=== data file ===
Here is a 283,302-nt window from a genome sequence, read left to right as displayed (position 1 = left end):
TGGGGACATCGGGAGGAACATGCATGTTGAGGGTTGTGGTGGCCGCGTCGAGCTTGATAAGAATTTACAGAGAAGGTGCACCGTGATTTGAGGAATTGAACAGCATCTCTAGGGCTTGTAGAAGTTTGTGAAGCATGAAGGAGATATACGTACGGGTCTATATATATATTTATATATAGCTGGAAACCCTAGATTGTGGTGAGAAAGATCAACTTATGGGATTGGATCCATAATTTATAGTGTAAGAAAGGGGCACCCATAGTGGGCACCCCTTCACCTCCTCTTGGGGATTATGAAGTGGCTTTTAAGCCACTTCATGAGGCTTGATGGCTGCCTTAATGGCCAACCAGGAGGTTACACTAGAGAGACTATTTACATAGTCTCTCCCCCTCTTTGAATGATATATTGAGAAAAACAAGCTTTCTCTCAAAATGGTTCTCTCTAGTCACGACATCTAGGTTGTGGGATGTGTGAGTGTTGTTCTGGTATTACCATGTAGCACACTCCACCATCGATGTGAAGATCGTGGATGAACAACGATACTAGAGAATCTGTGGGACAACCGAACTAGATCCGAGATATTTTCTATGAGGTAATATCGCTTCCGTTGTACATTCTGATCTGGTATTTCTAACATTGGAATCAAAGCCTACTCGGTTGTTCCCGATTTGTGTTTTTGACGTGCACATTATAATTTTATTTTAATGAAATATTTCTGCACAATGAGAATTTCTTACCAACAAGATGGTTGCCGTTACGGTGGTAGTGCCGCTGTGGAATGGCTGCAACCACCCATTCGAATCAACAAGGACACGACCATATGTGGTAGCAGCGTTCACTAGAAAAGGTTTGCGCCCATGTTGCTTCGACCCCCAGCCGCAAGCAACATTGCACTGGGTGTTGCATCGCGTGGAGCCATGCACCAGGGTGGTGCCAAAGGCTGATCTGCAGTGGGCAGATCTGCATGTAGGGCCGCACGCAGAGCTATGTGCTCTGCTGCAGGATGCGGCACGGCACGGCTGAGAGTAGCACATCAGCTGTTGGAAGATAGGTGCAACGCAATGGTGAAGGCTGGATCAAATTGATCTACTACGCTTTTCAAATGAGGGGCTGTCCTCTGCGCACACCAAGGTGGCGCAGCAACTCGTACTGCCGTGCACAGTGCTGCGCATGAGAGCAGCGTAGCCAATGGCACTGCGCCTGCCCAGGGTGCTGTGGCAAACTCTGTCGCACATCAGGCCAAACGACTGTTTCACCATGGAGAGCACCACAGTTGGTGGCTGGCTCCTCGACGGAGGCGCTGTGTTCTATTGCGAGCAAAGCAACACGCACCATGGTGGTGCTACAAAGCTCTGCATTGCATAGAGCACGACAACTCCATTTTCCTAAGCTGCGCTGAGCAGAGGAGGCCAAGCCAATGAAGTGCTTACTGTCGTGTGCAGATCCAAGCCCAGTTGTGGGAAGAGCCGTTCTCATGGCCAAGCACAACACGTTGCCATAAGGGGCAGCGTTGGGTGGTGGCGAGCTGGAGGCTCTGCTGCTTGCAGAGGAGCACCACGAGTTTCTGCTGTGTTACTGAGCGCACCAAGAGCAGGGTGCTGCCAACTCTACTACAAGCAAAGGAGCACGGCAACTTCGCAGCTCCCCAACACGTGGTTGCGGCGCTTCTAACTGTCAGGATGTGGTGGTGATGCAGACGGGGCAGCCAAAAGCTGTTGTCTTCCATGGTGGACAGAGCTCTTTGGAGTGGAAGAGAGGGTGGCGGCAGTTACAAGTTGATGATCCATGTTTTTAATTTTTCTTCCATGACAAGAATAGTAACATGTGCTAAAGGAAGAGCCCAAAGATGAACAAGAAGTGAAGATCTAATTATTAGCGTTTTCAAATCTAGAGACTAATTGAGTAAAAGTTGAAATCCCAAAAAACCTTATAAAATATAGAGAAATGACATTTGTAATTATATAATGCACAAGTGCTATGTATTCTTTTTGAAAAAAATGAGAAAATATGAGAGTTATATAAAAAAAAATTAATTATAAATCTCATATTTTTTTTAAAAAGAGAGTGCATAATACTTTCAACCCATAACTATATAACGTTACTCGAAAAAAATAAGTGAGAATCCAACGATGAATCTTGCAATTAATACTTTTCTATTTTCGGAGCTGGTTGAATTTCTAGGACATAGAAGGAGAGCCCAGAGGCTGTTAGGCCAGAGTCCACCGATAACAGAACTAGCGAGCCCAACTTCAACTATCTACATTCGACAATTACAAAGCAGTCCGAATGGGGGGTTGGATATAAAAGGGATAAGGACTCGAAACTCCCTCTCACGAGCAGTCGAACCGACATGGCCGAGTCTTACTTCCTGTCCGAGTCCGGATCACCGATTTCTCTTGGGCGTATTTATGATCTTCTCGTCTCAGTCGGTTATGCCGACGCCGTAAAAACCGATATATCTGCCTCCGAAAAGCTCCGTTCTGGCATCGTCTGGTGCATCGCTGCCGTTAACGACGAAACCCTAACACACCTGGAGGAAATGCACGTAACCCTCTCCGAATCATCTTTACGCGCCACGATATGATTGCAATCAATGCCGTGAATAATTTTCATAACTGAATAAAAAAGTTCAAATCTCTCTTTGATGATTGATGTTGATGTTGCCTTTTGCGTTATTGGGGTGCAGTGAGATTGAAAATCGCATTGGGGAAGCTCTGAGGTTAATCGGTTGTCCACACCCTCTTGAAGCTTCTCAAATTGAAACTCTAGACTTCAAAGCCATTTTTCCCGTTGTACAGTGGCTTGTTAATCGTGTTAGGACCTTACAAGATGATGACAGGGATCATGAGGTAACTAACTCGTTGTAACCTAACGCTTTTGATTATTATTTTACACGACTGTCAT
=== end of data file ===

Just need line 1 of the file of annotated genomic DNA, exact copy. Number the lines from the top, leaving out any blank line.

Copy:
Here is a 283,302-nt window from a genome sequence, read left to right as displayed (position 1 = left end):